A new report of more than 80,000 professionals in different business sectors has revealed technical staff are just as, if not more likely, to fail an internal phishing exercise at work.
After issuing pseudo phishing emails to employees in businesses in the finance, retail, and manufacturing sectors, F-Secure revealed how the most technically competent workers were in some cases even among the worst respondents to phishing emails in terms of opening the email, failing to report the email as a phish, and clicking through on links within the email body.
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Analysis of the results from respondents in two business sectors, finance and retail, showed DevOps teams were consistently among the worst-scoring workers in a company. DevOps workers were the second-most susceptible group to open phishing emails in the finance industry (26% open rate) and the third-most susceptible (30% open rate) in the retail sector too.
Dedicated IT workers also fared poorly in comparison to their colleagues in terms of open rate too. In finance, IT workers were the fourth-most susceptible with an open rate of 24%, narrowly less than DevOps, and were also in the bottom 50 percentile in retail, with an open rate of 21%.
"The privileged access that technical personnel have to an organisation’s infrastructure can lead to them being actively targeted by adversaries, so advanced or even average susceptibility to phishing is a concern,” said Matthew Connor, service delivery manager at F-Secure.
"Post-study surveys found that these personnel were more aware of previous phishing attempts than others, so we know this is a real threat. The fact that they click as often or more often than others, even with their level of awareness, highlights a significant challenge in the fight against phishing.”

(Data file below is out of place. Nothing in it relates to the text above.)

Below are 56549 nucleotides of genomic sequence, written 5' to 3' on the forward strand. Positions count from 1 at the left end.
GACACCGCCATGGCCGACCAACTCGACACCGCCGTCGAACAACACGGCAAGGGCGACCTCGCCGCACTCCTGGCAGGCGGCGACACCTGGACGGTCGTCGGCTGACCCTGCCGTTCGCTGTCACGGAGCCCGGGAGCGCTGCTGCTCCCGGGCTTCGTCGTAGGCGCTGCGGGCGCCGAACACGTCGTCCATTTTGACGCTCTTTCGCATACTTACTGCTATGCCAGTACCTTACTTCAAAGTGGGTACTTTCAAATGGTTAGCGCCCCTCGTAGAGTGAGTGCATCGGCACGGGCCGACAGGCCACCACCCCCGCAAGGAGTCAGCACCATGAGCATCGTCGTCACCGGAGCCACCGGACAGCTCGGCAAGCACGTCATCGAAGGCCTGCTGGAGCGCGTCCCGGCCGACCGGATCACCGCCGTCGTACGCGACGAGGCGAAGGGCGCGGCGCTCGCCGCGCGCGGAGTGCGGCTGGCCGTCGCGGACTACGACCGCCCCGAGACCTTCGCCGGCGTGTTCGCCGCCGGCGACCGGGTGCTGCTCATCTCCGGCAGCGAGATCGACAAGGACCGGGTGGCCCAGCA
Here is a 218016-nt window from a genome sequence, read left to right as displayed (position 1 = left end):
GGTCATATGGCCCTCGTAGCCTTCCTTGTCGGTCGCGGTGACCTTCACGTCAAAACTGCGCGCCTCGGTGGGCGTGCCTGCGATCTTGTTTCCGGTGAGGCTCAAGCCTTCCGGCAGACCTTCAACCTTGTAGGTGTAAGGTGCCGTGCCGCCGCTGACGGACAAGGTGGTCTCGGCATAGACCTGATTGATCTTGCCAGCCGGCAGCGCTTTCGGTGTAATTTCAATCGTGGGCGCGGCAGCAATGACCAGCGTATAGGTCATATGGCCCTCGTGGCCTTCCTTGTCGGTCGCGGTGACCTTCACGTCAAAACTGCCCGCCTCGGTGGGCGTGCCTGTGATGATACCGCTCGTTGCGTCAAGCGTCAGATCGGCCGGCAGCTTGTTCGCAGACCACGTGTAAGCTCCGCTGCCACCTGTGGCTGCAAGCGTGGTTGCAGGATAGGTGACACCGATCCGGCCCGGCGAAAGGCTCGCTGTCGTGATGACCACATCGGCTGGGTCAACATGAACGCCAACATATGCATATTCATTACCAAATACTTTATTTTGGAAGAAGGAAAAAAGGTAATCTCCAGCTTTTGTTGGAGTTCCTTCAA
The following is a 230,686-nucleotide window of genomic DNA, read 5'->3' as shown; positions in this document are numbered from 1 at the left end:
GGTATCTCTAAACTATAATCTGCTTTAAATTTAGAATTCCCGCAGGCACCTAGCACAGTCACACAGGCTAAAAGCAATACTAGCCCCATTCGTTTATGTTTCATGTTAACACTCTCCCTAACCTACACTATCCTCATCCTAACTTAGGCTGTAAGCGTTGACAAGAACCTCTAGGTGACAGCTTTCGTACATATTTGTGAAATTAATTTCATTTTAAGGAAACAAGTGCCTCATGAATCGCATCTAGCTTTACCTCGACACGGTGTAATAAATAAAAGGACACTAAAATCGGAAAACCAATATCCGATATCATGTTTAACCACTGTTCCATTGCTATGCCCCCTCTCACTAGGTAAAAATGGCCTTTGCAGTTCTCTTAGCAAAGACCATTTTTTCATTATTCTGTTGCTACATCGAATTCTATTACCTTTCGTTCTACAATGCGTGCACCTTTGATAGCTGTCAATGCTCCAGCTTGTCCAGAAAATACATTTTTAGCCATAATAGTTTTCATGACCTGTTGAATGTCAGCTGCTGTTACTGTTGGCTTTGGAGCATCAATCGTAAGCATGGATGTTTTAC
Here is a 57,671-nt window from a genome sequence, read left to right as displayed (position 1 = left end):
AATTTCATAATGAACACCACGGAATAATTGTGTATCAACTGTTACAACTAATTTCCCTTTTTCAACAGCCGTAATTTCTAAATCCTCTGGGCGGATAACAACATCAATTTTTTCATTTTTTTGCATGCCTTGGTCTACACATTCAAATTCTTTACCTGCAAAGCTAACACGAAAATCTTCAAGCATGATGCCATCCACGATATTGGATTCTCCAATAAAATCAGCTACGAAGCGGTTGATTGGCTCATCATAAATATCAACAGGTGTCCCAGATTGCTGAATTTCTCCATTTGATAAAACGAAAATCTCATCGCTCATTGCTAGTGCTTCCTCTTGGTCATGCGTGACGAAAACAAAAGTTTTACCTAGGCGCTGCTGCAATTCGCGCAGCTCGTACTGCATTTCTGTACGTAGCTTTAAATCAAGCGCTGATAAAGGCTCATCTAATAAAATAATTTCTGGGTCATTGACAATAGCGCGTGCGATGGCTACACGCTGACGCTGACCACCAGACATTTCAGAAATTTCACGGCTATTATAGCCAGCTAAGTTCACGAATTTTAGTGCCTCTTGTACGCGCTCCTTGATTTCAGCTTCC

When it came to reporting suspicious emails, IT workers were just third-best out of nine departments in the finance industry with DevOps among the worst at sixth. These figures did not translate to retail, though, as IT staff scored as low as third-worst in the entire organisation with 14 departments, including DevOps, showing a higher reporting rate of suspicious emails.
F-Secure noted that there was a distinct difference in the companies whose email providers offered a simple, easy-to-find 'report phish' button within the email client. those with access to such a button consistently scored better in reporting suspicious emails, suggesting organisations need to make the reporting process easier for employees.
"It’s all about making the reporting process as quick and easy as possible," said Chris Maley, head of delivery at F-Secure Phishd. "The quicker and easier it is for an end user to report a suspicious email, the more likely they are to actually do it."
The researchers used three random phishing email templates: one purporting to be from the company CFO, one from a fake file-sharing service, and a fake email from the human resources department. These were distributed randomly throughout the participants and there was no discernable difference in success or failure depending on the type of email received.
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Connor Jones has been at the forefront of global cyber security news coverage for the past few years, breaking developments on major stories such as LockBit’s ransomware attack on Royal Mail International, and many others. He has also made sporadic appearances on the ITPro Podcast discussing topics from home desk setups all the way to hacking systems using prosthetic limbs. He has a master’s degree in Magazine Journalism from the University of Sheffield, and has previously written for the likes of Red Bull Esports and UNILAD tech during his career that started in 2015.